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Sleep apnea detection via depth video and audio feature learning

Yang, Cheng and Cheung, Gene and Stankovic, Vladimir and Chan, Kevin and Ono, Nobutaka (2017) Sleep apnea detection via depth video and audio feature learning. IEEE Transactions on Multimedia, 19 (4). pp. 822-835. ISSN 1520-9210

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Abstract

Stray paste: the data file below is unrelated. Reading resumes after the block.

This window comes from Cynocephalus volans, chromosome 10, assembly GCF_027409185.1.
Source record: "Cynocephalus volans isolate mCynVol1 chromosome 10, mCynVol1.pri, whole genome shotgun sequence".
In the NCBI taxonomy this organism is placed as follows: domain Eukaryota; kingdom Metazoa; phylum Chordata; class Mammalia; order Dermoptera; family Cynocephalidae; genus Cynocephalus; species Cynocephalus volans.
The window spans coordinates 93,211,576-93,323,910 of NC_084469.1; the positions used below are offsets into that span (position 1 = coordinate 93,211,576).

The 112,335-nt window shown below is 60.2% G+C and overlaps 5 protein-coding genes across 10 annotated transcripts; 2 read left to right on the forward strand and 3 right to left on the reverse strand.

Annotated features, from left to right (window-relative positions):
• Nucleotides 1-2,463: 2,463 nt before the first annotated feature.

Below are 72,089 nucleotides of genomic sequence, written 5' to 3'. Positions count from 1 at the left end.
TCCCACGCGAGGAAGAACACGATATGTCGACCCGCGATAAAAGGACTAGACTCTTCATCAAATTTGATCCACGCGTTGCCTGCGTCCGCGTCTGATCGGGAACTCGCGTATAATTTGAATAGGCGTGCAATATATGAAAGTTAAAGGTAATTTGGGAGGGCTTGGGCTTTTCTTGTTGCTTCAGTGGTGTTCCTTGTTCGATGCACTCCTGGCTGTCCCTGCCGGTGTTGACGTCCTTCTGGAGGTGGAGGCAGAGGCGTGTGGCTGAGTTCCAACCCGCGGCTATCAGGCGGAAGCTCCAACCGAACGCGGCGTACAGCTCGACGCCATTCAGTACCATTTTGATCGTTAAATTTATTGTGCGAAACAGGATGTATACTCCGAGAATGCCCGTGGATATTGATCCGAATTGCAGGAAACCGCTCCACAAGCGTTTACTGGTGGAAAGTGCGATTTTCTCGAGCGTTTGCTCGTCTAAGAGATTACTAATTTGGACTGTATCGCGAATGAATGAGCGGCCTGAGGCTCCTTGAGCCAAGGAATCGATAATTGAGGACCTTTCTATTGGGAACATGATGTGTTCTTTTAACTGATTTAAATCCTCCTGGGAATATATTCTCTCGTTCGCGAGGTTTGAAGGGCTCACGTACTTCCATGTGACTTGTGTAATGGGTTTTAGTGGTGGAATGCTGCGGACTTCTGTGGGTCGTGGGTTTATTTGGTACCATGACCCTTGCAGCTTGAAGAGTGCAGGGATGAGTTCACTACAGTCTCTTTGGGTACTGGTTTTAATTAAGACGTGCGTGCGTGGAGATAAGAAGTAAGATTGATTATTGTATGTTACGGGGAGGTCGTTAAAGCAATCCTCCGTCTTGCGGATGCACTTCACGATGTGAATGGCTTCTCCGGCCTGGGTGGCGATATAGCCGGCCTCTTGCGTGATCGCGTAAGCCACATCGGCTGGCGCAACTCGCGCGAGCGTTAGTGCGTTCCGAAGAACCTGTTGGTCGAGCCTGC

Obstructive sleep apnea, characterized by repetitive obstruction in the upper airway during sleep, is a common sleep disorder that could significantly compromise sleep quality and quality of life in general. The obstructive respiratory events can be detected by attended in-laboratory or unattended ambulatory sleep studies. Such studies require many attachments to a patient’s body to track respiratory and physiological changes, which can be uncomfortable and compromise the patient’s sleep quality. In this paper, we propose to record depth video and audio of a patient using a Microsoft Kinect camera during his/her sleep, and extract relevant features to correlate with obstructive respiratory events scored manually by a scientific officer based on data collected by Philips system Alice6 LDxS that is commonly used in sleep clinics. Specifically, we first propose an alternating-frame video recording scheme, where different 8 of the 11 available bits in captured depth images are extracted at different instants for H.264 video encoding. At the decoder, the uncoded 3 bits in each frame can be recovered via block-based search. Next, we perform temporal denoising on the decoded depth video using a motion vector graph smoothness prior, so that undesirable flickering can be removed without blurring sharp edges. Given the denoised depth video, we track a patient’s chest and abdominal movements based on a dual-ellipse model. Finally, we extract ellipse model features via a wavelet packet transform (WPT), extract audio features via non-negative matrix factorization (NMF), and insert them as input to a classifier to detect respiratory events. Experimental results show first that our depth video compression scheme outperforms a competitor that records only the 8 most significant bits. Second, we show that our graph-based temporal denoising scheme reduces the flickering effect without over-smoothing. Third, we show that using our extracted depth video and audio features, our trained classifiers can deduce respiratory events scored manually based on data collected by system Alice6 LDxS with high accuracy.